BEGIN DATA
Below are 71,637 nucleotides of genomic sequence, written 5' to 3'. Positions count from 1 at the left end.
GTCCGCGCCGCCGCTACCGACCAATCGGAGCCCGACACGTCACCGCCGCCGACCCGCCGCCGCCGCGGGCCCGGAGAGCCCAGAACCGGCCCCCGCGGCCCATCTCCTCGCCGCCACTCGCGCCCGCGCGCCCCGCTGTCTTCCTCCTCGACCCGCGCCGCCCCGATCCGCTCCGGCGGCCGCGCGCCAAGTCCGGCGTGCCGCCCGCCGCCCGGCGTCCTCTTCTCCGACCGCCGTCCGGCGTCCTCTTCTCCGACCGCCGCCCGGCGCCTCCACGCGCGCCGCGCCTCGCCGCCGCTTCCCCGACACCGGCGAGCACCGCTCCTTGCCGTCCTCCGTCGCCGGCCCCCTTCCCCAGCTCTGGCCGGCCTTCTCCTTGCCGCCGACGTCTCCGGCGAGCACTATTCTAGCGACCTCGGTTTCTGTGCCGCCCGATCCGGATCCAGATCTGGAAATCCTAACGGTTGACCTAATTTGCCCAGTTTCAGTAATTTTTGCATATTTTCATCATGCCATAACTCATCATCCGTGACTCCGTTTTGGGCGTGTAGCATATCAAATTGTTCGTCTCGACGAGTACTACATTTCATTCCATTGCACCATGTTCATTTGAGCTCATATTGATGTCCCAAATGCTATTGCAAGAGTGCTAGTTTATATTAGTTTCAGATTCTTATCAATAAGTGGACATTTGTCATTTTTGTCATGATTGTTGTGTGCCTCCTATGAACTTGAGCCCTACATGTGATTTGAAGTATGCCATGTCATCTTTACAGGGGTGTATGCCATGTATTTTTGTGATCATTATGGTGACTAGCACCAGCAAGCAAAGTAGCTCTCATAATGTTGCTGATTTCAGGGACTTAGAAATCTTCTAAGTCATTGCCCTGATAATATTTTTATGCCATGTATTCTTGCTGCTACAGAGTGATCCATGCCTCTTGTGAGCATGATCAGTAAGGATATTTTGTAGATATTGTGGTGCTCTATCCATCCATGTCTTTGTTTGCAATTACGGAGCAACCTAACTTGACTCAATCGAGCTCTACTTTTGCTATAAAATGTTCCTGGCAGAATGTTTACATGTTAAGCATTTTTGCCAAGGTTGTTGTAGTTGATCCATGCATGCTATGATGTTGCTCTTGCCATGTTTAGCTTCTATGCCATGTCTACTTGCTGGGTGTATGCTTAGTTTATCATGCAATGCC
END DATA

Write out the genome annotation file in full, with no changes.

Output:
Below are 71,637 nucleotides of genomic sequence, written 5' to 3'. Positions count from 1 at the left end.
GTCCGCGCCGCCGCTACCGACCAATCGGAGCCCGACACGTCACCGCCGCCGACCCGCCGCCGCCGCGGGCCCGGAGAGCCCAGAACCGGCCCCCGCGGCCCATCTCCTCGCCGCCACTCGCGCCCGCGCGCCCCGCTGTCTTCCTCCTCGACCCGCGCCGCCCCGATCCGCTCCGGCGGCCGCGCGCCAAGTCCGGCGTGCCGCCCGCCGCCCGGCGTCCTCTTCTCCGACCGCCGTCCGGCGTCCTCTTCTCCGACCGCCGCCCGGCGCCTCCACGCGCGCCGCGCCTCGCCGCCGCTTCCCCGACACCGGCGAGCACCGCTCCTTGCCGTCCTCCGTCGCCGGCCCCCTTCCCCAGCTCTGGCCGGCCTTCTCCTTGCCGCCGACGTCTCCGGCGAGCACTATTCTAGCGACCTCGGTTTCTGTGCCGCCCGATCCGGATCCAGATCTGGAAATCCTAACGGTTGACCTAATTTGCCCAGTTTCAGTAATTTTTGCATATTTTCATCATGCCATAACTCATCATCCGTGACTCCGTTTTGGGCGTGTAGCATATCAAATTGTTCGTCTCGACGAGTACTACATTTCATTCCATTGCACCATGTTCATTTGAGCTCATATTGATGTCCCAAATGCTATTGCAAGAGTGCTAGTTTATATTAGTTTCAGATTCTTATCAATAAGTGGACATTTGTCATTTTTGTCATGATTGTTGTGTGCCTCCTATGAACTTGAGCCCTACATGTGATTTGAAGTATGCCATGTCATCTTTACAGGGGTGTATGCCATGTATTTTTGTGATCATTATGGTGACTAGCACCAGCAAGCAAAGTAGCTCTCATAATGTTGCTGATTTCAGGGACTTAGAAATCTTCTAAGTCATTGCCCTGATAATATTTTTATGCCATGTATTCTTGCTGCTACAGAGTGATCCATGCCTCTTGTGAGCATGATCAGTAAGGATATTTTGTAGATATTGTGGTGCTCTATCCATCCATGTCTTTGTTTGCAATTACGGAGCAACCTAACTTGACTCAATCGAGCTCTACTTTTGCTATAAAATGTTCCTGGCAGAATGTTTACATGTTAAGCATTTTTGCCAAGGTTGTTGTAGTTGATCCATGCATGCTATGATGTTGCTCTTGCCATGTTTAGCTTCTATGCCATGTCTACTTGCTGGGTGTATGCTTAGTTTATCATGCAATGCC